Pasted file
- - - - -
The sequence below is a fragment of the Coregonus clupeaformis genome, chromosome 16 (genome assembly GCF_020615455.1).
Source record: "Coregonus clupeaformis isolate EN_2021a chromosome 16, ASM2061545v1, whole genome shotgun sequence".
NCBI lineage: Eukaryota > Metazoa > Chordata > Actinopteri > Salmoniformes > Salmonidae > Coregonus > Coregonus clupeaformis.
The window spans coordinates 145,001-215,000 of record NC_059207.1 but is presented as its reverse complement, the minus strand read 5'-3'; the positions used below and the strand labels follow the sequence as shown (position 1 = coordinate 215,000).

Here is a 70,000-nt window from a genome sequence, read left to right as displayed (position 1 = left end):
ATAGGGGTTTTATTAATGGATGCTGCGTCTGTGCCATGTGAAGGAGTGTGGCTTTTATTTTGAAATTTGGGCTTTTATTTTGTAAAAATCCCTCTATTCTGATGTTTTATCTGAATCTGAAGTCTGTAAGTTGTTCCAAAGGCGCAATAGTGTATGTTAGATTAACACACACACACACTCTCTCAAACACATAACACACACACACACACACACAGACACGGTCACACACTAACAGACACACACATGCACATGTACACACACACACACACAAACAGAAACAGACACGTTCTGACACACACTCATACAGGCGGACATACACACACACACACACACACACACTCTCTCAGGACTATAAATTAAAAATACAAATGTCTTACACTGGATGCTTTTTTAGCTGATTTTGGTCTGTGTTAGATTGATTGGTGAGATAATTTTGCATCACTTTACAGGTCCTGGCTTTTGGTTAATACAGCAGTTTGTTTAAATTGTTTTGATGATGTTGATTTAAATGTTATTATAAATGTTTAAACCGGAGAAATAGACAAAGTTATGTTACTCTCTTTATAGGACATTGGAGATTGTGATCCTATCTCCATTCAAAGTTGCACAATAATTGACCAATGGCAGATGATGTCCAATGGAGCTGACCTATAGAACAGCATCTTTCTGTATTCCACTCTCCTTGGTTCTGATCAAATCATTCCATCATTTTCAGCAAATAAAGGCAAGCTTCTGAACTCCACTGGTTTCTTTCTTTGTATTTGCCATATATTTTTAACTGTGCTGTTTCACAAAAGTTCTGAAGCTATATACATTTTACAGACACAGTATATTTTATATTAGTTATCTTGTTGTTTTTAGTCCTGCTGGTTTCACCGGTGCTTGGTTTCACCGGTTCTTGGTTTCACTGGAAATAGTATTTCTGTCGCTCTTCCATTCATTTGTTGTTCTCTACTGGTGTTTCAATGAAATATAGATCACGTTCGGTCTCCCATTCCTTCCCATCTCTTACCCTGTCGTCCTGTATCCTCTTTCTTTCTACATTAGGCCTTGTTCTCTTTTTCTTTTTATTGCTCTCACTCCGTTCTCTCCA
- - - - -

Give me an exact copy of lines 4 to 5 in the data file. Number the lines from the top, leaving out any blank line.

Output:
The window spans coordinates 145,001-215,000 of record NC_059207.1 but is presented as its reverse complement, the minus strand read 5'-3'; the positions used below and the strand labels follow the sequence as shown (position 1 = coordinate 215,000).

Here is a 70,000-nt window from a genome sequence, read left to right as displayed (position 1 = left end):